With an aging loyal fanbase and very few new buyers, Harley-Davidson has been struggling the past few years to stay competitive in the motorcycle market. The Milwaukee based motorcycle manufacturer has made cruisers for most of its life, but now finds itself struggling in a world where many buyers are looking for something else.
Just a few years ago, its new CEO, Matt Levatich, announced a bold new plan to make Harley relevant again: launch several new models that aren’t cruisers. The plan was called “More Roads to Harley” and certainly did help drum up some much needed excitement for the brand.
Unfortunately, due to the problematic early weeks of the Livewire, low sales for 2020, and the COVID-19 pandemic on top of that, Harley has found itself in troubled waters again. This resulted in a new CEO, Jochen Zeits, being installed and Harley’s future plans put under the microscope.
Harley-Davidson Pan America
Zeits issued his first public statement since taking the helm and has outlined his plans to bring the company back to profitability. He listed five pillars as keys to Harley’s return to success: Enhance core strengths and better balance expansion into new spaces; Prioritize the markets that matter; Reset product launches and product line up for simplicity and maximum impact; Build the Parts & Accessories and General Merchandise businesses to full potential; Adjust and align the organizational structure, cost structure and operating model to reduce complexity and drive efficiency to set Harley-Davidson up for stability and success.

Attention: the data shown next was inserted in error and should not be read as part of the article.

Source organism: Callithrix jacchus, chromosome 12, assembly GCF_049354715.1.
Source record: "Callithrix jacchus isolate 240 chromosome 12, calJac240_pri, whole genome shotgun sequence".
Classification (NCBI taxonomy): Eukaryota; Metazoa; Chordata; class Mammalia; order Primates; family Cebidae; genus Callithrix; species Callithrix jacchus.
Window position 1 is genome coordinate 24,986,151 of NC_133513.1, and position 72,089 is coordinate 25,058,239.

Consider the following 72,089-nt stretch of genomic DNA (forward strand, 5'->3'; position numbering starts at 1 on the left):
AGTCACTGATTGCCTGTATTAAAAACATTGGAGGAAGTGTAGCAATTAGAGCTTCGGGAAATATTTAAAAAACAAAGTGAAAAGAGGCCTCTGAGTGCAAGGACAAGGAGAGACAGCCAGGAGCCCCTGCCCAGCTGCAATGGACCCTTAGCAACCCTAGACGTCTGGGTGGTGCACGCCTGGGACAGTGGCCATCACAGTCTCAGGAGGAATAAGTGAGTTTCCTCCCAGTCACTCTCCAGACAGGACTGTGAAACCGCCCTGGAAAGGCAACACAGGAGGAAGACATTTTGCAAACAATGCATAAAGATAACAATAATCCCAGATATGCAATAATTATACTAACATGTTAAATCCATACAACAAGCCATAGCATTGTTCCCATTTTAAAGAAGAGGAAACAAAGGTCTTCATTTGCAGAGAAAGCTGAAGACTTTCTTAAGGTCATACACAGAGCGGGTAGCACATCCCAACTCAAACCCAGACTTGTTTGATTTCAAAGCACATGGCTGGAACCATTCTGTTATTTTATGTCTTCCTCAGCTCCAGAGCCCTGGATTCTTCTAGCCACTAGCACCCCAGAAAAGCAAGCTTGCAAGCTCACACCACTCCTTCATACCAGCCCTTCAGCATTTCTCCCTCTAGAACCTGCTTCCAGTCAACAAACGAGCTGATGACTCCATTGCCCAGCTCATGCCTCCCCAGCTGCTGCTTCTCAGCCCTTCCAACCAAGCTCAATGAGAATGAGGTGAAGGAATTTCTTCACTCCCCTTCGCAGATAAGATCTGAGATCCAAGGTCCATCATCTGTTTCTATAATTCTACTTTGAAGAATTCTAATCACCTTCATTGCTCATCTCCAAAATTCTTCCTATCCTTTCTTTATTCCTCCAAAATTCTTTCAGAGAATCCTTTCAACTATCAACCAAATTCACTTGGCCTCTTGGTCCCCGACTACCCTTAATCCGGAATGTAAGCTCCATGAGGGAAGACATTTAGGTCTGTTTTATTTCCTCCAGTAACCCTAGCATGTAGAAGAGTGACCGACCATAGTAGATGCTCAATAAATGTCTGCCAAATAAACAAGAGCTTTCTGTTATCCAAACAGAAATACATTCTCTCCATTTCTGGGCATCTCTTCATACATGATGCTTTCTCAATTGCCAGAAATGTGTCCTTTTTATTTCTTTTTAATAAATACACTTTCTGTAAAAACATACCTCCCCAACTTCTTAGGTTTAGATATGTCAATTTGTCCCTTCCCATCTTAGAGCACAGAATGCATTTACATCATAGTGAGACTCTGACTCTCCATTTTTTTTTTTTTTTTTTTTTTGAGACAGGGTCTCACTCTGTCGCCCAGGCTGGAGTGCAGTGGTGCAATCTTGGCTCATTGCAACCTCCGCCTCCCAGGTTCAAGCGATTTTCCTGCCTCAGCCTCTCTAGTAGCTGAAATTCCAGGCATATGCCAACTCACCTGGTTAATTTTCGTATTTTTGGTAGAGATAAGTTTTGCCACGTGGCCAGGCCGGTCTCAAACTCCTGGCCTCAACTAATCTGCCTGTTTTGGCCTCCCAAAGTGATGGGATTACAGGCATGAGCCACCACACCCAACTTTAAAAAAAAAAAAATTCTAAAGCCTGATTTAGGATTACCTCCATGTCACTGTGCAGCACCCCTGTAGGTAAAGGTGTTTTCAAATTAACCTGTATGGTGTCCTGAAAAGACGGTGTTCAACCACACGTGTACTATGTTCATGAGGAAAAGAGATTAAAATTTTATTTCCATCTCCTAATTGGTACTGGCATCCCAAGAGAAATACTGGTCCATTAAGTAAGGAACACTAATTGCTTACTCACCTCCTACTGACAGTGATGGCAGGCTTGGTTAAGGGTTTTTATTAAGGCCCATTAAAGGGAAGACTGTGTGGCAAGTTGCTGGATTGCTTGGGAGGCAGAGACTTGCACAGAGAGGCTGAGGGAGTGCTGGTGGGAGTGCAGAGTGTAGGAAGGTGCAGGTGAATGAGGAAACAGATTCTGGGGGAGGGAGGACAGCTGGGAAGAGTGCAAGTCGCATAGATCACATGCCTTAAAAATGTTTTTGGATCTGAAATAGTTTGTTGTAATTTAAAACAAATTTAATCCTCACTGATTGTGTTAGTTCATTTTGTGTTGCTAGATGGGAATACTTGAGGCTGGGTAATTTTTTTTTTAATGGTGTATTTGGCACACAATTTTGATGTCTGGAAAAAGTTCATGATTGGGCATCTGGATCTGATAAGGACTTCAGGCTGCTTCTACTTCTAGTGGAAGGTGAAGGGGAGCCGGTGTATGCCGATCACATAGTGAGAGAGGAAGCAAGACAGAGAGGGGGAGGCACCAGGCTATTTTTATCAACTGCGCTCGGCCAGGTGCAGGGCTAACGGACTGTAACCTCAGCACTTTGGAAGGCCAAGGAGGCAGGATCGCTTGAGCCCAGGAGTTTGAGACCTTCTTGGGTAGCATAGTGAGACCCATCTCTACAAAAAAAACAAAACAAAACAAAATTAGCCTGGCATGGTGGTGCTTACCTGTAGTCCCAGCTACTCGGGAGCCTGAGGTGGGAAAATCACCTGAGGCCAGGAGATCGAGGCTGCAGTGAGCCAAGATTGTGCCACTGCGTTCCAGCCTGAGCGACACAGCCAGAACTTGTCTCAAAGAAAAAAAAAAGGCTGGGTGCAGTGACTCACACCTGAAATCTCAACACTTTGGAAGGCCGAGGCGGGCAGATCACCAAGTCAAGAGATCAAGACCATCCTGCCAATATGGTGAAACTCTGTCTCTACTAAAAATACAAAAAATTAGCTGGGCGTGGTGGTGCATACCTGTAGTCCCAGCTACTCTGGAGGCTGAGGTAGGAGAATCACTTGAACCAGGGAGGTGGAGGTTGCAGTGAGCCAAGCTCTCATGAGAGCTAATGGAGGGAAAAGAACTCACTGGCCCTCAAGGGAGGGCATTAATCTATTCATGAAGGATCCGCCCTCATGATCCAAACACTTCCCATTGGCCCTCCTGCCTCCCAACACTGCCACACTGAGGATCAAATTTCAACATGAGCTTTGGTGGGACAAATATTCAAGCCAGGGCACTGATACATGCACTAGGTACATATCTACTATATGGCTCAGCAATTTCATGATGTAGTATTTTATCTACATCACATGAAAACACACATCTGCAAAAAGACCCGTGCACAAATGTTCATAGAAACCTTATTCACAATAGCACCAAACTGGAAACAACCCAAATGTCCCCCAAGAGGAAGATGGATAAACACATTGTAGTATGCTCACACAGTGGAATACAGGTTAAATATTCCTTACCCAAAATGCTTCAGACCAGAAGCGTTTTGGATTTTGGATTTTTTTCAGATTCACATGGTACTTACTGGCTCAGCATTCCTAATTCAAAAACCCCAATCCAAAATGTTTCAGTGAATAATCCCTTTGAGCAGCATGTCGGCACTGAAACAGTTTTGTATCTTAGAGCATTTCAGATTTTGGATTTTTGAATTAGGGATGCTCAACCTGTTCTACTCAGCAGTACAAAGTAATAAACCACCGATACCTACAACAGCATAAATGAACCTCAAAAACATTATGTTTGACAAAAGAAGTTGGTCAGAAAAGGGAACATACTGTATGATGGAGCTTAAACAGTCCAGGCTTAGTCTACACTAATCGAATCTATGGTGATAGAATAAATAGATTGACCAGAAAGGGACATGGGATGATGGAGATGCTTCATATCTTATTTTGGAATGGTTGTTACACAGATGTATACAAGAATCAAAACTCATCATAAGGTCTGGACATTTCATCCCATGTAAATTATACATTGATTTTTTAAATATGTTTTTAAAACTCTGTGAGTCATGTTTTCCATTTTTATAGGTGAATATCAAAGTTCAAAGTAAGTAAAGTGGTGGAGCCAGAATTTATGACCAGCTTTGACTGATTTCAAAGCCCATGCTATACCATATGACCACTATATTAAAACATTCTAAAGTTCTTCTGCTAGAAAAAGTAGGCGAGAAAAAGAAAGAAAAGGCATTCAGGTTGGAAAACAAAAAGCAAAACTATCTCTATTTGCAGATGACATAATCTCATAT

Put simply, Harley is going to focus on what it does best: build cruisers. Perhaps we’ll see a slimming of its very expansive product lineup to just those that continue to sell well. Harley is well aware that the current owners of their motorcycles are fiercely loyal and so its parts and accessories services will only improve.
What these pillars may affect are some of the more interesting plans Harley had laid out in the past. Zeits has at least confirmed that its planned adventure bike, the Pan America; its streetfighter, the Bronx; and electric model, the Livewire will be retained.
Harley-Davidson's planned 338cc Asian model
We’ve yet to find out if some of the more interesting models, like the 338cc Chinese-made Harley will still push through. It should certainly be given careful thought as it’s destined for a potentially large and lucrative market: Asia.
Harley-Davidson electric motorcycle concepts
The simplified new strategy may not grab headlines the way the old plan did, but it will certainly ease worries of investors and put it in a better position to grow in the future. We’ll keep you posted on whether the baby Harley will push through.